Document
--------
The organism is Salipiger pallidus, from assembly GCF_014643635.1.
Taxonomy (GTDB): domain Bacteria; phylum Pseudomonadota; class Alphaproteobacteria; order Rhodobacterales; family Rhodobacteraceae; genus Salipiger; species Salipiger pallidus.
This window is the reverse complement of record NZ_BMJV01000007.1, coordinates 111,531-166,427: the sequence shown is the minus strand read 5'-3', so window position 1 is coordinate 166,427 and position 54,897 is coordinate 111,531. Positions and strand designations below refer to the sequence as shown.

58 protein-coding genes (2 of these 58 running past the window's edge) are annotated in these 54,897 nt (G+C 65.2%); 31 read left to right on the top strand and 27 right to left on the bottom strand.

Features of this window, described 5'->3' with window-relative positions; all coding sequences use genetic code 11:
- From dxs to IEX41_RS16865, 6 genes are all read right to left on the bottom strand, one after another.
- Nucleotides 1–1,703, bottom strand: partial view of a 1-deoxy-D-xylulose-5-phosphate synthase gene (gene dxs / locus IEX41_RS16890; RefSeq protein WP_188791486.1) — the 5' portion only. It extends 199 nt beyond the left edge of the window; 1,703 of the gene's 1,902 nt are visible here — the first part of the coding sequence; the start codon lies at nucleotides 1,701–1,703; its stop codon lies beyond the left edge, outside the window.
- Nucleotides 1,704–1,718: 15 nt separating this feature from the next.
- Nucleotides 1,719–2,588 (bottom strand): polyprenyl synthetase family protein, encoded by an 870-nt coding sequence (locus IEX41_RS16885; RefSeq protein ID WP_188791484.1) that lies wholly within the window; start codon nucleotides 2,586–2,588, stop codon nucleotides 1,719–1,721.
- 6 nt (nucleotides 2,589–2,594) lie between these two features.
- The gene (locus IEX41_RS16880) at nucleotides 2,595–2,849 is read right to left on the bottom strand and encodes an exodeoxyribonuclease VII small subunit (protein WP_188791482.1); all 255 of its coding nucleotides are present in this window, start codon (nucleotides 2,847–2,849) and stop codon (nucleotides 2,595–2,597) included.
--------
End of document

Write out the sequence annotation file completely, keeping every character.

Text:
The organism is Salipiger pallidus, from assembly GCF_014643635.1.
Taxonomy (GTDB): domain Bacteria; phylum Pseudomonadota; class Alphaproteobacteria; order Rhodobacterales; family Rhodobacteraceae; genus Salipiger; species Salipiger pallidus.
This window is the reverse complement of record NZ_BMJV01000007.1, coordinates 111,531-166,427: the sequence shown is the minus strand read 5'-3', so window position 1 is coordinate 166,427 and position 54,897 is coordinate 111,531. Positions and strand designations below refer to the sequence as shown.

58 protein-coding genes (2 of these 58 running past the window's edge) are annotated in these 54,897 nt (G+C 65.2%); 31 read left to right on the top strand and 27 right to left on the bottom strand.

Features of this window, described 5'->3' with window-relative positions; all coding sequences use genetic code 11:
- From dxs to IEX41_RS16865, 6 genes are all read right to left on the bottom strand, one after another.
- Nucleotides 1–1,703, bottom strand: partial view of a 1-deoxy-D-xylulose-5-phosphate synthase gene (gene dxs / locus IEX41_RS16890; RefSeq protein WP_188791486.1) — the 5' portion only. It extends 199 nt beyond the left edge of the window; 1,703 of the gene's 1,902 nt are visible here — the first part of the coding sequence; the start codon lies at nucleotides 1,701–1,703; its stop codon lies beyond the left edge, outside the window.
- Nucleotides 1,704–1,718: 15 nt separating this feature from the next.
- Nucleotides 1,719–2,588 (bottom strand): polyprenyl synthetase family protein, encoded by an 870-nt coding sequence (locus IEX41_RS16885; RefSeq protein ID WP_188791484.1) that lies wholly within the window; start codon nucleotides 2,586–2,588, stop codon nucleotides 1,719–1,721.
- 6 nt (nucleotides 2,589–2,594) lie between these two features.
- The gene (locus IEX41_RS16880) at nucleotides 2,595–2,849 is read right to left on the bottom strand and encodes an exodeoxyribonuclease VII small subunit (protein WP_188791482.1); all 255 of its coding nucleotides are present in this window, start codon (nucleotides 2,847–2,849) and stop codon (nucleotides 2,595–2,597) included.